3. What a fun column! I had forgotten all about Danny Orlis...chuckle.

    And Steven's comment is actually quite profound.

  4. I have read some Danny Orlis books in my childhood.Thanks for the memory.My favorite Bernard Palmer book is My Son,My Son,a true story written by Mr.Palmer about his wayward son.A very good read!

  5. I too listened to many Danny Orlis stories read on the radio on Saturday mornings read by Melvin Jones.I really enjoyed them. This would be in the 1950's. I think I may have read some to our sons when they were young.Good memories. They were read in the Back to the Bible offices here in Lincoln NE.

  6. My middle school boy is reading my old collection of Danny Orlis. It might not be literature but a lot better than a lot of modern books for kids!

  7. I didn't grow up in a Christian home so didn't read these as a child. I was saved as an older teen and introduced to Grace Livingston Hill and Francena Arnold. I preferred Arnold's books because the Hill ones were SOOOO formulaic they made me want to grind my teeth. Arnold's books always had (somewhat) happy endings, but the people often suffered greatly in the process, which was a lot more realistic. I think I cried through almost all of "Not My Will".

    I'll admit I'm not a big fan of most "Christian" fiction today. Formulaic, poor plot development, shallow characters... when I find myself grinding my teeth I know it's time to stop reading one. LOL My favorite author right now is Jan Karon; my husband and I so enjoy her books! I'd love to hear from you -- and others -- what you've read and enjoyed and can recommend. Life's too short to read poorly written books!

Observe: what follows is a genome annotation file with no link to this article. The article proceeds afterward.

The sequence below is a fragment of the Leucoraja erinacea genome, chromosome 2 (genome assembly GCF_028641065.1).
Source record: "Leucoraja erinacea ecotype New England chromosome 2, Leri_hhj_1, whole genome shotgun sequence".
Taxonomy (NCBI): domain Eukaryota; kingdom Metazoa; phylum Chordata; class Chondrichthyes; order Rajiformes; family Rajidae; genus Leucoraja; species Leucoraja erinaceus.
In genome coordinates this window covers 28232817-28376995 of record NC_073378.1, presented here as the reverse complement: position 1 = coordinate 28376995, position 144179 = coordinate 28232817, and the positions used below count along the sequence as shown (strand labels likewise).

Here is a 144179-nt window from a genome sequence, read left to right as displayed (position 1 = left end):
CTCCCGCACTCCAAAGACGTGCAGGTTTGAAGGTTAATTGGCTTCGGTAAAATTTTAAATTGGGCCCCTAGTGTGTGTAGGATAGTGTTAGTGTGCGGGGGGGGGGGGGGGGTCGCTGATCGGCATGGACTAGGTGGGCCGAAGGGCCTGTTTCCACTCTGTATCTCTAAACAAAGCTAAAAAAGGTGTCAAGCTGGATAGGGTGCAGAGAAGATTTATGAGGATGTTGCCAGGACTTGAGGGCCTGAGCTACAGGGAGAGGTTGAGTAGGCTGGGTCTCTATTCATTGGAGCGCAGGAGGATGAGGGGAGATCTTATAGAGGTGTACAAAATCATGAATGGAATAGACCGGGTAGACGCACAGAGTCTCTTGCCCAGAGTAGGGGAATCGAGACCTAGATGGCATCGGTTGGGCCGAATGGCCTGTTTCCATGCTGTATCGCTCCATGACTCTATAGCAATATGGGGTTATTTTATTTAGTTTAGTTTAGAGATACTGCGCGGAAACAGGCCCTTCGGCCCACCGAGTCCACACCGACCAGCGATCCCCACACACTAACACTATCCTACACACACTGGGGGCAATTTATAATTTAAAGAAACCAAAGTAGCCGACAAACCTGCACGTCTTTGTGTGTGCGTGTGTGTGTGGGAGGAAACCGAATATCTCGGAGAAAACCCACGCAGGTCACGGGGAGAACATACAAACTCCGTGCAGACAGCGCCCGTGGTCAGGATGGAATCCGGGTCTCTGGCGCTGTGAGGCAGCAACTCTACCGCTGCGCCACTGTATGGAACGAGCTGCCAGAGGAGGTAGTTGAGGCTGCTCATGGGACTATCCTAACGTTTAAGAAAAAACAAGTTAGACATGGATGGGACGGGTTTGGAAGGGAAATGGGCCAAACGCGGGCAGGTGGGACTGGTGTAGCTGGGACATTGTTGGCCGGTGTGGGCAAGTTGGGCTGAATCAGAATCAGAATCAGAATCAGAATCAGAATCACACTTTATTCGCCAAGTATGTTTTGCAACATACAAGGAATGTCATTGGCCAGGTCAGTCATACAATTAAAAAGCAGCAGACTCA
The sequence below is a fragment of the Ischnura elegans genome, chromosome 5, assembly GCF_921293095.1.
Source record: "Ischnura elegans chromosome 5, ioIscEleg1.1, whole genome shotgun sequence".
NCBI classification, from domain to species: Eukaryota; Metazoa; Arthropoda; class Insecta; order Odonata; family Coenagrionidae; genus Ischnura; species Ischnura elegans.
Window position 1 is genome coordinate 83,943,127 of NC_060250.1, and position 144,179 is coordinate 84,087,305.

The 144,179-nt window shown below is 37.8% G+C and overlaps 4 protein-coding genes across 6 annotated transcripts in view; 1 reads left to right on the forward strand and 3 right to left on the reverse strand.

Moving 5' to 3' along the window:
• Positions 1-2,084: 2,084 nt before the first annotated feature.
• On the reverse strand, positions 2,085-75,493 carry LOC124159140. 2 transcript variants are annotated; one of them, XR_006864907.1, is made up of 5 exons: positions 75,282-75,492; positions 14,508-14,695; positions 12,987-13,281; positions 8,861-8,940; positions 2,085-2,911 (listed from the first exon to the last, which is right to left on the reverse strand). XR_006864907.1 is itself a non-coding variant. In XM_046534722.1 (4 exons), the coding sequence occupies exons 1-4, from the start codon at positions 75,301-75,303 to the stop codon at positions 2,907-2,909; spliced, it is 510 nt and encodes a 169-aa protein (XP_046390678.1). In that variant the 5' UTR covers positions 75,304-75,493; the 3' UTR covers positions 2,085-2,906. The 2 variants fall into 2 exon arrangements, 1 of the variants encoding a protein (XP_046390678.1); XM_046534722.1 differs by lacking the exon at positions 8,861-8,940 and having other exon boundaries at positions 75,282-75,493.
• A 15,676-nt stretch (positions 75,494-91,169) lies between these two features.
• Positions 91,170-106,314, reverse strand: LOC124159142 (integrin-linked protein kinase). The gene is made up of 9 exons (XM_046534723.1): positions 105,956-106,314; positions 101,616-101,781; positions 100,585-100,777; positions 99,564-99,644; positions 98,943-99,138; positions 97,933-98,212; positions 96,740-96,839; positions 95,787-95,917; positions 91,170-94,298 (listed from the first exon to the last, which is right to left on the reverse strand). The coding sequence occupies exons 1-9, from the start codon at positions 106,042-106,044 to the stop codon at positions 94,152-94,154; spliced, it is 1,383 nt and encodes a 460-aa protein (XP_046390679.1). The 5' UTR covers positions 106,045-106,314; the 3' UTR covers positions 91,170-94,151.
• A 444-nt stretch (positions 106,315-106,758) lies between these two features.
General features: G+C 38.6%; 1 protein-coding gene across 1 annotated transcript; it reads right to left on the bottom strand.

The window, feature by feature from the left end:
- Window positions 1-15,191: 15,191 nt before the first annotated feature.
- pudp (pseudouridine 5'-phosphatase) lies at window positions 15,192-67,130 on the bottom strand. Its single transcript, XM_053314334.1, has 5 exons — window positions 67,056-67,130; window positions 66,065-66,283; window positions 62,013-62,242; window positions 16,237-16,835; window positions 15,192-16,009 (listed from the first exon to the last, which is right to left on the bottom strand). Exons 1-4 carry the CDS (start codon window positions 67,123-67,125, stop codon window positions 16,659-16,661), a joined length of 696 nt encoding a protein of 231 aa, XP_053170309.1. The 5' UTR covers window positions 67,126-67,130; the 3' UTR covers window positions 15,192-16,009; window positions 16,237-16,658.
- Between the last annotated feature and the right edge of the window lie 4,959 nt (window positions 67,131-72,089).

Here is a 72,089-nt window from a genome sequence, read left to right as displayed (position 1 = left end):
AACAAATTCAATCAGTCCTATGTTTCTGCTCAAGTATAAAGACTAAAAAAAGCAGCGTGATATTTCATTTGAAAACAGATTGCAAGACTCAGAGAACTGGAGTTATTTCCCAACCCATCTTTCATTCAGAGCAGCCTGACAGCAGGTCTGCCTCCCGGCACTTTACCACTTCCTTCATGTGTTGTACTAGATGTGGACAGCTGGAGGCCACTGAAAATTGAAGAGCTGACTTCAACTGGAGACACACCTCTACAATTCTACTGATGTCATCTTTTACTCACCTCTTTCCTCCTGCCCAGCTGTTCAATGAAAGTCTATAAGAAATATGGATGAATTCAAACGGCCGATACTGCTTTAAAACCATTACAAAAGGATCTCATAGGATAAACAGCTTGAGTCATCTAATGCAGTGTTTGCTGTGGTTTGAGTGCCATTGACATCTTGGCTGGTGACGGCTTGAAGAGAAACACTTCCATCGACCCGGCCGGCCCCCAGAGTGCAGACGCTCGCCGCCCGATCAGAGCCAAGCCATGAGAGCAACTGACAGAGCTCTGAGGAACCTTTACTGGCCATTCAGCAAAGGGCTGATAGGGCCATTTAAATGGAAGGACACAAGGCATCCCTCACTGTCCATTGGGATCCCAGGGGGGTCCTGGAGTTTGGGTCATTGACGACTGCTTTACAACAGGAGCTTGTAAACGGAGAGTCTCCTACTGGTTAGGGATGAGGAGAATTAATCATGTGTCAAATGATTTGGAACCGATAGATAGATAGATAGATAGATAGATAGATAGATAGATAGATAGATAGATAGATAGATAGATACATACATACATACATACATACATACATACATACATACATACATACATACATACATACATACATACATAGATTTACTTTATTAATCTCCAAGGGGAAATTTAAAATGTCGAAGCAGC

8. I read some of them growing up too. Also, wasn't there a series in that era called the 'Peggy' series or something like that? About a Christain girl living her faith in high school? I must be getting old, can't remember such things.

  9. Yes! I happen to have a few of them--"A Mystery Solved for Peggy" "Wider Horizons for Peggy" etc.

  10. That's a blast from the past....
    Contemporary fiction is depressing.....I also like Jan Karon, calong with Ellis Peters' Cadfael, and Penelope Wilcock's monks.

  11. I guess it's who defines great literature. What is "great literature"?

  12. I to loved those Christian books as a young girl on farm in Mississippi, and enjoyed Danny Orlis. But do you recall a book with a young teen age girl as the main character. I've been trying to recall her name. She had a father who was a teacher and later converted I think, and a mother who divorced the father. It's been since 1969. So you know I am old. I think the father was a teacher or a psychologist. Those books really got us through the long hot summer days and cold winter months in the house.